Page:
We initially started off working solely with grocery stores, which we got through referrals. We wanted to expand our market reach and explore other segments. For that to happen, we started talking to people in the industry and upon that we realised that the same problem existed throughout all categories and supply chains. There was a dire need in the market for making account management simple and that the sector was marginally neglected. After that, we slowly started establishing ourselves and there was a spurt in demand for our products across all market segments and geographical regions.
6. Is there any incident that is monumental in OKCredit’s journey? Please share that incident with our readers.
The incident that is always going to remain close to our hearts is our very first user. The three of us use to share an apartment right opposite to a grocery store Food Choice, where we use to make most of our household purchases from. One fine day Aditya came back from the store and narrated the entire cumbersome process he went through at the store just to pay his bills. The storekeeper at the store would rummage through all his bills, tally them and would then ask you to pay your dues, which we aren’t entirely sure was ever accurate. This posed as a problem not only for us, but hundreds of customers and the shopkeeper himself. This led to the inception of OkCredit. The very first module we created failed, as it was so complicated for them to understand that they couldn’t operate it. So, we went back and forth to develop a mechanism that would come to his aid and was easy to understand and operate. Initially, the storekeeper had little faith in our app and use to maintain his books alongside, just to be sure. But, slowly he started gaining confidence in it and also gave us several other referrals. Since then we have added over 5.5 million active users and two more product offerings.
7. Could you help give a sense of how far OKCredit has come? From when it began to where it is now
In 2017, we started with 1 user and currently we have 5.5 million active users with around $7.5 billion (roughly Rs. 54,739 crores) transactions recorded in the month of October and its growing at a good pace. We have surpassed our pre-covid levels. We expect our active users to grow around 18-20 percent in this fiscal.
8. Has there ever been any failure or challenges? Please offer detail about one significant incident and how you overcame that.
We have had multiple failures throughout our journey. We have worked for multiple products and projects, many of which have ended up not working out. In a way they have all been our failures. However, we never gave up and continued to strive against all obstacles. We were very clear on what our mission and goal was, that is to help billion Indians and we did that against all odds. We never let our failures dull our ambitions.
9. You’ve got competition via various bookkeeping apps including Khatabook? What differentiates you from Khatabook?
Our biggest USP is that all our products are simple, secure, and technologically advanced. It runs on a basic smartphone and helps automate the entire process pertaining to the business transactions of retailers with their customers and with wholesalers. Users also get to keep track of the buyer’s credit and can also send them timely payment reminders.
10. What was it like sailing through the COVID-19 crisis? Did you see a fall in business or unexpected surge? How did you deal with it?
During the nation-wide lockdown earlier this year, we observed that merchants had stopped selling on credit due to the uncertainty. Selling on credit is a pretty regular affair during normal times and hence there was a dip in the business. But as the lockdown eased, we saw that merchants used social networking apps like WhatsApp to sell their products and create catalogues to interact and sell to their customers, which soon became part of the new normal to promote contactless transactions. Having said that, our retention and revival post COVID-19 have been phenomenal and completely organic.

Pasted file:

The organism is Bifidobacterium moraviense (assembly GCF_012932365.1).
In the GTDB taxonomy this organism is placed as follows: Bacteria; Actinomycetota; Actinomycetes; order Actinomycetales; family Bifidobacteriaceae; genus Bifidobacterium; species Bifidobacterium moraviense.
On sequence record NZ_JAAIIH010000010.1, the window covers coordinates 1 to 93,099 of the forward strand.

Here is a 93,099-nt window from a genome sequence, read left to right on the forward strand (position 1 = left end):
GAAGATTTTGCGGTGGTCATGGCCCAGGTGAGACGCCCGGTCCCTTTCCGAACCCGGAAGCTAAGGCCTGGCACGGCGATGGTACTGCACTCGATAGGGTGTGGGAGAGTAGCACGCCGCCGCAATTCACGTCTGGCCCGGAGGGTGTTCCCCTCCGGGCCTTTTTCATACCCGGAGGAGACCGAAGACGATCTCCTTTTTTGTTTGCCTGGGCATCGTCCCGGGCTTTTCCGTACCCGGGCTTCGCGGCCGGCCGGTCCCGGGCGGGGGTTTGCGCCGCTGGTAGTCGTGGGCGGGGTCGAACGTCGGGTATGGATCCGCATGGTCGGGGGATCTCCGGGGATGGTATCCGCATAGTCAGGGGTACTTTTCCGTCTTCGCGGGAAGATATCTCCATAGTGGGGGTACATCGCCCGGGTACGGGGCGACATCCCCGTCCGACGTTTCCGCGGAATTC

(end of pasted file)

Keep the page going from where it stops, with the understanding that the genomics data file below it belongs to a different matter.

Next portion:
11. Any advice for young Indian entrepreneurs out there?
The next era will be transformational for small businesses as both internet and software consumption is going to go through the roof. As more SMBs (small and medium businesses) come online, there is a huge opportunity to go deeper in this sector. We would want to encourage budding founders and entrepreneurs to ideate about possible solutions to issues that SMBs are facing. We would also recommend them to focus on one very specific segment of business category in solving a problem. Initially, focus on one user and work around it to solve the problem efficiently so that you build your journey based on it. Focus on getting in depth information about the users while solving the problem so that they can adopt your product. Always have a long -term vision and create a sustainable product. It is important to understand that this market is just opening so there will be a lot of players but the key is to have a long- term goal and solve problems sustainably.
12. What are the big plans in the future?
With a suite of simple, mobile-first products, we are solving some serious problems for different segments of SMBs, giving us multiple entry points to kickstart their business digitisation journey. A strong network effect will be key to digitising the 50 million SMBs over the next decade. We intend to facilitate these small businesses to become at par with large e-commerce players in leveraging technology to service their customers as well as simplify procurement, and integrate them with the formal economy and digital ecosystem.
13. What is the employee strength? Is OKCredit hiring currently?
Currently, we have a team of 100 employees. And, yes we are actively hiring. When COVID struck, many companies were giving pink slips and deducting salaries but OkCredit stood with their employees. In fact, we have strengthened our team in 2020.